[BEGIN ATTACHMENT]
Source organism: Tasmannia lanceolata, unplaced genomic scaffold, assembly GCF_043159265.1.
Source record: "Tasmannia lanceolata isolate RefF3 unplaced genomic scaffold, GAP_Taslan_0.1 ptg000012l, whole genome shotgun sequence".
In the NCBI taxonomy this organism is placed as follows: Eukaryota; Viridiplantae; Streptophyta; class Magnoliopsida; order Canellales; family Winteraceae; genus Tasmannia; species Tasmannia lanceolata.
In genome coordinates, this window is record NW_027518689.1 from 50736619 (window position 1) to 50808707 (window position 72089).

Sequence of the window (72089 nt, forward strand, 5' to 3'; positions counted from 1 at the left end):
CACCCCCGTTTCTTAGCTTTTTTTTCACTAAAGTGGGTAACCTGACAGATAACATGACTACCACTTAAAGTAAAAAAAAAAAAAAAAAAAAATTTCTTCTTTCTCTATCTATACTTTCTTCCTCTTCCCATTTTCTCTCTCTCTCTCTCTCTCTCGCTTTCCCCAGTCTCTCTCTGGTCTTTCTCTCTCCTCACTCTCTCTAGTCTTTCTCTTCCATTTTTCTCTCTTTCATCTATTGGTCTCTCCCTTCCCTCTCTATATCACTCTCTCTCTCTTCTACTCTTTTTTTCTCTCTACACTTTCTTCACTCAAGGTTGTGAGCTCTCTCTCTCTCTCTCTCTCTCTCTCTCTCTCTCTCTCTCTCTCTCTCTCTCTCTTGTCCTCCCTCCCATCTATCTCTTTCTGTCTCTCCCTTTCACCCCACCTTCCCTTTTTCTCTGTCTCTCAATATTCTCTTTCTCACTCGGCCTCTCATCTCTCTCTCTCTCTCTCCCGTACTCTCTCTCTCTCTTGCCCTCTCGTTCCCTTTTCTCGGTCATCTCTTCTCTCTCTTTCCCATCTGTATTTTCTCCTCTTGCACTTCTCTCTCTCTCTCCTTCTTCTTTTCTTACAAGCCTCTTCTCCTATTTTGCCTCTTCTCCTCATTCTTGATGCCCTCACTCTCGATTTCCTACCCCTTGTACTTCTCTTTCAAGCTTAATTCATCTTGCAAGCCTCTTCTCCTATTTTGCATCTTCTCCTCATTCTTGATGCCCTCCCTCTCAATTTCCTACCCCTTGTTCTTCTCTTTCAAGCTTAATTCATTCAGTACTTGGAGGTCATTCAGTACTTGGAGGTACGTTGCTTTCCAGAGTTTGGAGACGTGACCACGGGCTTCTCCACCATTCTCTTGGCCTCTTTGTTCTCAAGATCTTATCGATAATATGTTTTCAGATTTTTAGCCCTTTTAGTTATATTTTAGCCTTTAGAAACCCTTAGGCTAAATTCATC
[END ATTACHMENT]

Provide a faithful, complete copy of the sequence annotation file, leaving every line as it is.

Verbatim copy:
Source organism: Tasmannia lanceolata, unplaced genomic scaffold, assembly GCF_043159265.1.
Source record: "Tasmannia lanceolata isolate RefF3 unplaced genomic scaffold, GAP_Taslan_0.1 ptg000012l, whole genome shotgun sequence".
In the NCBI taxonomy this organism is placed as follows: Eukaryota; Viridiplantae; Streptophyta; class Magnoliopsida; order Canellales; family Winteraceae; genus Tasmannia; species Tasmannia lanceolata.
In genome coordinates, this window is record NW_027518689.1 from 50736619 (window position 1) to 50808707 (window position 72089).

Sequence of the window (72089 nt, forward strand, 5' to 3'; positions counted from 1 at the left end):
CACCCCCGTTTCTTAGCTTTTTTTTCACTAAAGTGGGTAACCTGACAGATAACATGACTACCACTTAAAGTAAAAAAAAAAAAAAAAAAAAATTTCTTCTTTCTCTATCTATACTTTCTTCCTCTTCCCATTTTCTCTCTCTCTCTCTCTCTCTCGCTTTCCCCAGTCTCTCTCTGGTCTTTCTCTCTCCTCACTCTCTCTAGTCTTTCTCTTCCATTTTTCTCTCTTTCATCTATTGGTCTCTCCCTTCCCTCTCTATATCACTCTCTCTCTCTTCTACTCTTTTTTTCTCTCTACACTTTCTTCACTCAAGGTTGTGAGCTCTCTCTCTCTCTCTCTCTCTCTCTCTCTCTCTCTCTCTCTCTCTCTCTCTCTCTTGTCCTCCCTCCCATCTATCTCTTTCTGTCTCTCCCTTTCACCCCACCTTCCCTTTTTCTCTGTCTCTCAATATTCTCTTTCTCACTCGGCCTCTCATCTCTCTCTCTCTCTCTCCCGTACTCTCTCTCTCTCTTGCCCTCTCGTTCCCTTTTCTCGGTCATCTCTTCTCTCTCTTTCCCATCTGTATTTTCTCCTCTTGCACTTCTCTCTCTCTCTCCTTCTTCTTTTCTTACAAGCCTCTTCTCCTATTTTGCCTCTTCTCCTCATTCTTGATGCCCTCACTCTCGATTTCCTACCCCTTGTACTTCTCTTTCAAGCTTAATTCATCTTGCAAGCCTCTTCTCCTATTTTGCATCTTCTCCTCATTCTTGATGCCCTCCCTCTCAATTTCCTACCCCTTGTTCTTCTCTTTCAAGCTTAATTCATTCAGTACTTGGAGGTCATTCAGTACTTGGAGGTACGTTGCTTTCCAGAGTTTGGAGACGTGACCACGGGCTTCTCCACCATTCTCTTGGCCTCTTTGTTCTCAAGATCTTATCGATAATATGTTTTCAGATTTTTAGCCCTTTTAGTTATATTTTAGCCTTTAGAAACCCTTAGGCTAAATTCATC